#3: Fear Factor

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  • It’s setting in, Avs Nation. Just a little bit, but it’s setting in — the fear factor.

    The Avalanche are a young, relatively inexperienced team. The majority of the essential nucleus have little big-game experience, which means little in the preseason, except… What’s bigger than games that don’t count?

    Avalanche captain Gabriel Landeskog pointed out, “We know the difference between preseason and the regular season.”

    Well, that’s true, but… it doesn’t matter. Preseason is a time to work out issues of chemistry, timing and new plays. It’s not a time to blow off.

    Landeskog, naturally, knows this. He added:

    "“We also know you can’t just flip a switch when the regular season comes. You have to prepare yourselves the right way and create good habits.”"

    That’s what being a winner is all about. And though he’s still hunting the elusive Stanley Cup, Jarome Iginla has to be one of the leaders in this area. As he stated, even if it’s just an exhibition, you want to be on top. You want to win.

    That’s the kind of attitude that overcomes the fear factor.

    And speaking of attitudes…

    #2: Leadership Roles

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    Coach Roy has stated that he talked to Iginla about being an assistant captain for the squad. Well, I don’t agree with that selection just because he’s so new to the team and because there are players such as Matt Duchene and Erik Johnson who have worked hard to deserve such recognition.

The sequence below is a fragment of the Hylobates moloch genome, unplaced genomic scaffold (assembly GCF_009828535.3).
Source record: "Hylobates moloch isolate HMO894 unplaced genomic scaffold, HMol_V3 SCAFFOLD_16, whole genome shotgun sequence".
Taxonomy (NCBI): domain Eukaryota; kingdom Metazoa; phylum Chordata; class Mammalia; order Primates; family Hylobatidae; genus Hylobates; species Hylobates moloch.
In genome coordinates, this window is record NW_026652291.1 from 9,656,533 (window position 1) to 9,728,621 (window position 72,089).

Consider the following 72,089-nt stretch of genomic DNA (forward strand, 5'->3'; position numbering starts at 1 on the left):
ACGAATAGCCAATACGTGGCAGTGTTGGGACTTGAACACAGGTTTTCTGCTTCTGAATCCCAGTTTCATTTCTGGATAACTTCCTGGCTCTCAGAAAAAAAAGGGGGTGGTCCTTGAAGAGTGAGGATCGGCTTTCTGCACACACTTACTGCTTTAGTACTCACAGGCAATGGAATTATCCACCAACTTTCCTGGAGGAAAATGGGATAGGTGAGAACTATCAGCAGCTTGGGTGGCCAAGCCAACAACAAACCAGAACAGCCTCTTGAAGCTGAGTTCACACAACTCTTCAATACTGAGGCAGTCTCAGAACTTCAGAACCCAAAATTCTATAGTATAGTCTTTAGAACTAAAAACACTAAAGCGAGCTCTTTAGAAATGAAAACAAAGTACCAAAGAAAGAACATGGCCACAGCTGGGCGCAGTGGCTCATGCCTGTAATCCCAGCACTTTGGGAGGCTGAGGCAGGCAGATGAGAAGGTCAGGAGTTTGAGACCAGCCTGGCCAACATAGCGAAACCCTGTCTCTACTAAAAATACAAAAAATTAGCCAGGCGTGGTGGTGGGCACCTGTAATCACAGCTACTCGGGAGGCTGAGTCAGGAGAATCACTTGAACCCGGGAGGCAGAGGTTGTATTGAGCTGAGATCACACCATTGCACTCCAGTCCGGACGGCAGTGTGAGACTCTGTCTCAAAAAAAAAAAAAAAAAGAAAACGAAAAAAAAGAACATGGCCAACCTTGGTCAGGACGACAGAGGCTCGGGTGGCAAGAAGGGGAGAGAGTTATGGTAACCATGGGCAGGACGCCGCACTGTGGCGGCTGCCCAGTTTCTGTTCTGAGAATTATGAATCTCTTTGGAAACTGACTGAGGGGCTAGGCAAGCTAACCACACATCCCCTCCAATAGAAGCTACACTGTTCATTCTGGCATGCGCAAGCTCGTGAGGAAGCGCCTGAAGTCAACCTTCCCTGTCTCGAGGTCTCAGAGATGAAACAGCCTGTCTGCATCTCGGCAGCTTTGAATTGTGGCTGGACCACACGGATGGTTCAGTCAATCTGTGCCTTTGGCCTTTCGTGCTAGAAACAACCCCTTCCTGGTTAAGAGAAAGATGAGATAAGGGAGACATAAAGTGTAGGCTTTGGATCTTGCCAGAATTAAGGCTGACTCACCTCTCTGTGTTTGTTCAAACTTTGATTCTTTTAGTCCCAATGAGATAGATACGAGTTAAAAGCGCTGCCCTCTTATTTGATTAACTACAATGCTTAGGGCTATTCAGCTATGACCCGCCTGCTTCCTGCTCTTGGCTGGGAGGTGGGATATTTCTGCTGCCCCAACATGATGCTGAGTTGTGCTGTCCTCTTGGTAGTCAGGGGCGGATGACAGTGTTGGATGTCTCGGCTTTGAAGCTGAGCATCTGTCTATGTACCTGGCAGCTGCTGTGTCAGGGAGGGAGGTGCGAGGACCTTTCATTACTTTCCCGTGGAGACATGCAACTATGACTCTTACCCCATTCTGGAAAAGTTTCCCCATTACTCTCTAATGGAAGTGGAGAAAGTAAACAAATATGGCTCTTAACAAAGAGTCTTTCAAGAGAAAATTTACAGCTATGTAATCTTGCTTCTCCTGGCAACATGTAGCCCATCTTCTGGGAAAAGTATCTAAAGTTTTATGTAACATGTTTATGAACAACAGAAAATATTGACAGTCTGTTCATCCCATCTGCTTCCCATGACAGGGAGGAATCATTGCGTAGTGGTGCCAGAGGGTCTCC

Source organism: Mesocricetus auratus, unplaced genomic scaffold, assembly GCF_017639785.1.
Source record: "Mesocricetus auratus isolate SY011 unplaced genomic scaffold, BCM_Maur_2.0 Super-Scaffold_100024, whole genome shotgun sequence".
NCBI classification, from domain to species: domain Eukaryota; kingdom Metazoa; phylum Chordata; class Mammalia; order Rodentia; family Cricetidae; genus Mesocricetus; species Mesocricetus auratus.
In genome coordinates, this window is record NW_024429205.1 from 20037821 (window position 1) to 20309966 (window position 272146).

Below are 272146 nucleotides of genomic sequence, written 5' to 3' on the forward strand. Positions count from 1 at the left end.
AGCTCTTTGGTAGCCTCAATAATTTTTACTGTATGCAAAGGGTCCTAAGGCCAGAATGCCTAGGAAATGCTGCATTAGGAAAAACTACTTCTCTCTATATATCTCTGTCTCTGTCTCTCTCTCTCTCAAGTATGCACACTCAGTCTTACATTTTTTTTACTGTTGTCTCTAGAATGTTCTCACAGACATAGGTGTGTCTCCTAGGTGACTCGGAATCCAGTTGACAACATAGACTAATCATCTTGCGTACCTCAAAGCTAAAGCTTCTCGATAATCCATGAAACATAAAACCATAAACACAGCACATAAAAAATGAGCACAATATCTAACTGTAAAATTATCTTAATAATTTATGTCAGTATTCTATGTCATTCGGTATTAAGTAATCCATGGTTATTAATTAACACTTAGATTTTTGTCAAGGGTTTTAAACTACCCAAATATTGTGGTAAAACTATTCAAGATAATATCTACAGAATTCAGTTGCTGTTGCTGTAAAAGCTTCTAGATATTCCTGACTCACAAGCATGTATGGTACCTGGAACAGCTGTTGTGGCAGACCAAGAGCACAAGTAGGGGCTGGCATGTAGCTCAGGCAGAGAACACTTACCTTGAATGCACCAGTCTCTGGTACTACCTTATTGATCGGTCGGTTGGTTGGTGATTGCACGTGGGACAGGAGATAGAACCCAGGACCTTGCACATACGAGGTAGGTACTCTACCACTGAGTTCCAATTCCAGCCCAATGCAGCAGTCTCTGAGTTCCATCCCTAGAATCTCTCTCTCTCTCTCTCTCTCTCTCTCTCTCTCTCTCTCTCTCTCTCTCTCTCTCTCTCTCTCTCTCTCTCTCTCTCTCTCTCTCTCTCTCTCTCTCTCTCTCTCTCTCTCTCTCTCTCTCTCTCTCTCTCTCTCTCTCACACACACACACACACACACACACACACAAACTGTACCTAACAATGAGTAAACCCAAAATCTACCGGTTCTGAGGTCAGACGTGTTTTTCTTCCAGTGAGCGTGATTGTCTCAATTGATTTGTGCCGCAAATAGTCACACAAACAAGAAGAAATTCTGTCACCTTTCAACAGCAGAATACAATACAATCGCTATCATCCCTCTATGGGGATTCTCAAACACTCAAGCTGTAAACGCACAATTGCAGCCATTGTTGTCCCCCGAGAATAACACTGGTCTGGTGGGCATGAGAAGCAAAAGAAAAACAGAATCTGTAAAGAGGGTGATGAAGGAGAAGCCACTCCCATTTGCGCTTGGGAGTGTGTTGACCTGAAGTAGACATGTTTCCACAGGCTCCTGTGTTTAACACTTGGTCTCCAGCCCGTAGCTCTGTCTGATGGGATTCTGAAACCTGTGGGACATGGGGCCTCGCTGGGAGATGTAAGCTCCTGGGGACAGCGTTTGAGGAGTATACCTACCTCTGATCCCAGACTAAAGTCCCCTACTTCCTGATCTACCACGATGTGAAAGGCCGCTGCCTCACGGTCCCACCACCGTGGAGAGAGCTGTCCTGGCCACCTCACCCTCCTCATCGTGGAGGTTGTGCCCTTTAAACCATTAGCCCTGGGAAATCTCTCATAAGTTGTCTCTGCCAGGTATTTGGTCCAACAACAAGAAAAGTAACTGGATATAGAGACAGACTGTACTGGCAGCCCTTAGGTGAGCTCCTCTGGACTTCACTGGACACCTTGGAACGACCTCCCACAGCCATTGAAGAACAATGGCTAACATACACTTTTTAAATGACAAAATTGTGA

That said, it’s at times like this that Iginla needs to distinguish himself as a leader. He’s got what none of the other players have — star quality and leadership. Everyone else has one or the other — a nucleus of young stars and a handful of role players with experience. Iginla, on the other hand, has both.

    He needs to step in and show the way to the young stars. He needs to coach them, berate them, coddle them — whatever is necessary for them to overcome their fear factor and complacency. Because Iginla was brought to Colorado only partially because of his skills — both Roy and Joe Sakic have said all along they greatly value his leadership.

    Time to show it.

    #1: Old Friends

    Speaking of Iginla, one of the intriguing storylines, of course, is that this is the first time he’s going to play against the team he suited up for during 17 season, and captained for almost 10 as an Avalanche.

    Let’s explore that tomorrow, though, because Iginla has faced his former team in different uniforms. One young man who has not, though, is Reto Berra.

    Yes, he’s the forgotten equation in the homecoming situation. He spend the majority of his first NHL season in Calgary before the Avalanche acquired him at the trade deadline. From that time until the end of the season, Colorado didn’t face Calgary again. One of these games is almost certain to represent the first time Berra faces his old teammates.

    So, Avs Nation, the Colorado Avalanche are taking a little longer than we might like to warm up this season. However, as coach Roy points out — that’s what the preseason is all about.